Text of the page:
Isaiah 53:12 says, "He poured out His life unto death..." In the New Testament, the author of the letter to the Hebrews in 10:20 says Jesus opened for us "a new and living way...through the curtain, that is, His body..." Remember what happened to the curtain at the Temple when Jesus died? It was ripped in two from top to bottom (Mt 27:51). That's a picture of what Christ went through so we could have access to Holy God. The cross is sort of a vertical 'rack' where gravity works against the top nails as if to tear you limb from limb.

Why was Jesus going through such belittling and battering? As God's servant, He was bearing a burden, spiritually speaking. Note the 'load' language Isaiah uses. 53:4, He 'took up our infirmities and carried our sorrows.' Next verse, "the punishment that brought us peace was upon Him." V6, "the Lord has laid on Him the iniquity of us all." V8, He was stricken "for the transgression of My people". And v12, "He bore the sin of many, and made intercession for the transgressors." That verb "He bore the sin" in Hebrew, nasa, to lift / bear / carry / take, is the same as back in v4, "He took up our infirmities..." Jesus voluntarily shouldered an impossible burden no imperfect mortal would ever be able to deal with - the immenseness of human sin.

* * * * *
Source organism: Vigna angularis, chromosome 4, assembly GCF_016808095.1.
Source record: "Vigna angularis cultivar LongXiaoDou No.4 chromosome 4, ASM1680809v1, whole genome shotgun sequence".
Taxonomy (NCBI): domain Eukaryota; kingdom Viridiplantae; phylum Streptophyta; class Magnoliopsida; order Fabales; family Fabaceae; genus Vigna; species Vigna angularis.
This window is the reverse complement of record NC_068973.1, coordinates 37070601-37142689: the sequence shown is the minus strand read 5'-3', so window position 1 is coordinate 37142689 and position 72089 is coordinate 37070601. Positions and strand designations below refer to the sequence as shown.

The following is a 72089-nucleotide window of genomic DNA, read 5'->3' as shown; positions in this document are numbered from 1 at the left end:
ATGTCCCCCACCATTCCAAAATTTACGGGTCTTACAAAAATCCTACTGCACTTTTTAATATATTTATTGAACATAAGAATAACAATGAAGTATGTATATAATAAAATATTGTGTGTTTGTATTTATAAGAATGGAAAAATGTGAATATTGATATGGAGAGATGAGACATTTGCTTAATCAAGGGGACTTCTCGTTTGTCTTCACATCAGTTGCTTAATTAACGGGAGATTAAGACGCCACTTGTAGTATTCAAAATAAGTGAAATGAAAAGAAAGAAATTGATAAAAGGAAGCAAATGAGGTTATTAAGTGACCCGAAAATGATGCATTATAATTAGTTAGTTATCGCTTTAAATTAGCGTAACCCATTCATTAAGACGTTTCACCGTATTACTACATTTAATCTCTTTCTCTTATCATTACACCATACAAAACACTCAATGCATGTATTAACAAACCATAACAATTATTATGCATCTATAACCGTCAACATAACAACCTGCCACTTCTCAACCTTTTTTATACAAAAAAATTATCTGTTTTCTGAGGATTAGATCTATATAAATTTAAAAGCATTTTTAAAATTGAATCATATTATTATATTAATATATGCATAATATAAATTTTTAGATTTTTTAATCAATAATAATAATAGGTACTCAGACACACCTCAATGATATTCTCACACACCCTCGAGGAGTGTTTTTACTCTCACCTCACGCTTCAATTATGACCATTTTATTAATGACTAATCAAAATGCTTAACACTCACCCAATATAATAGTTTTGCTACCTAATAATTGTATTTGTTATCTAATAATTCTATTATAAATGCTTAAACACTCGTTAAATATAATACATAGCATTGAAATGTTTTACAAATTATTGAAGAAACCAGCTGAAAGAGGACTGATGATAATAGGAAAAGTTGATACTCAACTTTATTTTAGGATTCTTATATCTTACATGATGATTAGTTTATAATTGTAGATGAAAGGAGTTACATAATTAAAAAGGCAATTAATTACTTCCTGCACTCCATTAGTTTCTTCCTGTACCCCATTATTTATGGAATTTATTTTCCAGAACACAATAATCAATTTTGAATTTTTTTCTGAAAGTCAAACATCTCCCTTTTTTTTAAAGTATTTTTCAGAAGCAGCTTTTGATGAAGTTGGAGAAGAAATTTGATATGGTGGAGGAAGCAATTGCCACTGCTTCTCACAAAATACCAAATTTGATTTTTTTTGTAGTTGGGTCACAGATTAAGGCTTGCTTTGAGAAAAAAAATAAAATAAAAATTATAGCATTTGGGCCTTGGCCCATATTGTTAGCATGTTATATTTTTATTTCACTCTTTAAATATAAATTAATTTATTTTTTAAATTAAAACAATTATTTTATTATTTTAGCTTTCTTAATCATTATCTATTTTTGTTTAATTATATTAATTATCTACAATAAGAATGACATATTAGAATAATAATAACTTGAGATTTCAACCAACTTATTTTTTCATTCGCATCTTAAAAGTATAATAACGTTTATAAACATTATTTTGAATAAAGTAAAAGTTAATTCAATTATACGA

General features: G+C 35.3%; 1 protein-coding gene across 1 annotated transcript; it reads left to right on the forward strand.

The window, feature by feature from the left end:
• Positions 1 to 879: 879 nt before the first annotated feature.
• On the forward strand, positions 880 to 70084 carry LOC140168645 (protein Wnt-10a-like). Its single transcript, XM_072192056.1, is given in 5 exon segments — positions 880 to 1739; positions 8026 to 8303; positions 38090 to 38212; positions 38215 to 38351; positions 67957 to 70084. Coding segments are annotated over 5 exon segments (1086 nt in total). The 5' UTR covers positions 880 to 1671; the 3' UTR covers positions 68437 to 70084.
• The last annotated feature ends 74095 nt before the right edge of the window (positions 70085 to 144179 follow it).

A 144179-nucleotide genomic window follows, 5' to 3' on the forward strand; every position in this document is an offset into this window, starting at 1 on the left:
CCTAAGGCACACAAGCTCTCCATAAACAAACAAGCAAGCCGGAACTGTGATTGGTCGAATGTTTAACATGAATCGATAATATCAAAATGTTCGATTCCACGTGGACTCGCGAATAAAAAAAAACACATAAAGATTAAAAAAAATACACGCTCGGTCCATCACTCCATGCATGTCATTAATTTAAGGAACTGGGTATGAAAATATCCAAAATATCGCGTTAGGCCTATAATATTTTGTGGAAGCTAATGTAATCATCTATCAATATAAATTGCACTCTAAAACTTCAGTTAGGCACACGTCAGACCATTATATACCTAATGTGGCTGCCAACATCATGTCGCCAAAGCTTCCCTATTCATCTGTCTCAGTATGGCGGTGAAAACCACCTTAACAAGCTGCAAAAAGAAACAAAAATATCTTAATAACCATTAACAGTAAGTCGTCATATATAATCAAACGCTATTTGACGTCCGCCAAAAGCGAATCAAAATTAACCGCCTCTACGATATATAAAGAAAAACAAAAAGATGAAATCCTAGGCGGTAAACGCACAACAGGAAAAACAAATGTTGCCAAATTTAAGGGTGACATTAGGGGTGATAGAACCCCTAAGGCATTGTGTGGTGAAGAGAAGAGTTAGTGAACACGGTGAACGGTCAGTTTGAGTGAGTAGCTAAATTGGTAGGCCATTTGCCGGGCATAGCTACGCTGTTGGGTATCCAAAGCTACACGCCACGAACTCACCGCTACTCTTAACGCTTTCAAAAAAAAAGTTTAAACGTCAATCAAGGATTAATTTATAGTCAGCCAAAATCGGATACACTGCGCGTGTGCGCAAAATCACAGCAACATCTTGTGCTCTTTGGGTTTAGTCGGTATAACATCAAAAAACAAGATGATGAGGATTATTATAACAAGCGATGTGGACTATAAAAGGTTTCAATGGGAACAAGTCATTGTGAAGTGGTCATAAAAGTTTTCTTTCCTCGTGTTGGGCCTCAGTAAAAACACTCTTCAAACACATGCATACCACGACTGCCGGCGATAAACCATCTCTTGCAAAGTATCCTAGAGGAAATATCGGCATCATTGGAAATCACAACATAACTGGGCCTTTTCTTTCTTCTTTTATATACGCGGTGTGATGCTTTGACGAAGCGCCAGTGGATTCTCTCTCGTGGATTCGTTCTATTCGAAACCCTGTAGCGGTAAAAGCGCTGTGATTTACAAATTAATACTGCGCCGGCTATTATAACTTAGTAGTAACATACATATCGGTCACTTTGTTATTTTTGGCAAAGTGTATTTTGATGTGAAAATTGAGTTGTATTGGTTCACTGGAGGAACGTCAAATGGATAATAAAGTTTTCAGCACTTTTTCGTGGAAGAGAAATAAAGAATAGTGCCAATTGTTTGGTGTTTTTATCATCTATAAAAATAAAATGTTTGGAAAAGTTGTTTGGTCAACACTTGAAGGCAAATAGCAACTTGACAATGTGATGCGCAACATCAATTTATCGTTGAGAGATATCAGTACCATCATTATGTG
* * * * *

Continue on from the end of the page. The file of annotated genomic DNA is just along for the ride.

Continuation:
Q: What heavy load have you been struggling with lately? Do you believe the Lord wants to help you with it? - that He CAN help you with it? Is it something you could share with another Christian so they can pray for you in that regard?

Another significant factor Scripture points out in its portrait of the Suffering Servant is His blood. Isaiah 52:15 says, "He will sprinkle many nations..." What's that supposed to mean?

Back in Exodus 29 and throughout the book of Leviticus, sprinkling the blood of the sacrificed animal symbolized consecration, making holy, making atonement for sin. At the heart of Jewish ritual on the solemn Day of Atonement was the sprinkling of blood at the atonement cover or 'mercy seat' atop the Ark of the Covenant (Leviticus 16). That was the only time the High Priest could approach behind the curtain into the Holy of Holies: he had to bring the blood with him.